We hope that you have been following Doug’s ‘wider’ History Spots in the Newsletter. Doug has sent us on tours of major British and European Museum’s, as well as more local Museum’s. The aim was to excite people about opportunities to explore and learn from history, and maybe plan trips as we ease out of lockdown.
Here Linda Vijeh shares her experiences of Museums and how they have enriched her learning.
“If you don’t know history, then you don’t know anything.” So said author Michael Crichton, and I agree with him wholeheartedly.
For me, the best way to learn about the places I visit is to go to a museum or two. Not the huge national museums stuffed full of precious artefacts from around the world; I much prefer quirky local museums that focus on a particular local craft or tradition. Somewhere that I can idle away an hour or two, rather than being overwhelmed by the sheer volume of objects on display. Over many years of travelling, I have visited hundreds, including the pre-Columbian art museum in Lima, Peru, the torture museum in Santillana del Mar, Spain, the Musical Museum in London, and one of my all-time favourites, the Derwent Pencil Museum.
Locally, having been initially appointed as the South Somerset District CounciI representative, I was so taken with Chard Museum. I have now been a trustee for many years.
The image of Victoria Avenue offers the opportunity for people to understand why change has happened and question the impact on the local community.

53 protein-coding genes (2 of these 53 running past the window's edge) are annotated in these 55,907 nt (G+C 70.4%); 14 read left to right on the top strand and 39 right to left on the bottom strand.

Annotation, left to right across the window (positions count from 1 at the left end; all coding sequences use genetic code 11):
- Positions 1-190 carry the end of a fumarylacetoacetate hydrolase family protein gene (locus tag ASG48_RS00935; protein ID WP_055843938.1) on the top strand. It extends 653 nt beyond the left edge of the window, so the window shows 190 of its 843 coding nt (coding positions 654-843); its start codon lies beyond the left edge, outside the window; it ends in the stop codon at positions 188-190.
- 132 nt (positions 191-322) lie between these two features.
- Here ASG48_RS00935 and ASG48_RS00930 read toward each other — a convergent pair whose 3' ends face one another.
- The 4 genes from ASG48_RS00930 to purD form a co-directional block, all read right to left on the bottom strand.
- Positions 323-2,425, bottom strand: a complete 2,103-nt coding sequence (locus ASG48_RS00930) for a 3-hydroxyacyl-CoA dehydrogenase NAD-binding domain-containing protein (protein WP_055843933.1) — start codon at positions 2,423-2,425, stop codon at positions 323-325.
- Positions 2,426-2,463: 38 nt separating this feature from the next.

For centuries, museums have played a vital role in preserving the history of our society. Exhibits and events inform us about how our country, our communities and our cultures came to be. Without this, such stories would be forgotten, providing the invidious prospect of re-writing history and airbrushing out undesirable events. Maybe an example of this was the behaviour of people in Bristol last year.
Museums serve our communities in so many ways, whether it is in providing the opportunity for children to see and experience with their own eyes how their ancestors lived, or for those who in their advanced years welcome a trip down memory lane.
Whilst museums can often seem simply places where forgotten objects go to enjoy their final years, at a local level it is crucial that we seek to preserve the history and culture that has shaped who we are and where we are today.
In the uncertain times we have been facing for the last year, museums can act as a reality check in the midst of the storm. There is so much that we can learn from the past, and which can help to shape our future.
Local museums can help to bring communities together, to take ownership of their environment. They are able to provide a sense of community and place, bringing people together through public events, workshops and lectures, even if at present this takes the form of virtual meetings.
Modern technology has completely transformed museums, making them more accessible to everyone. They are no longer just spaces in which to look at and learn from its exhibits. Visitors are now encouraged to interact and participate, and for those unable to attend in person, museums and galleries are increasingly sharing their collections online.
Many will recognsie this image, how has it changed, why and what is the impact on the local community.
Like many small museums, Chard Museum is entirely run by volunteers and provides excellent opportunities for anyone to offer their skills and talents in ensuring that it remains a vibrant, relevant part of the local community, whether it be stewarding, maintaining our collections, organising events, engaging with schools, writing stories from our archives, supporting people to research our archives that are not on display, developing our ‘Museum Without Walls’ through the website, or fund raising; there is always something to be done.
Many thanks to our friends at the Chard Flyer for allowing us to reprint Linda's article for a wider audience.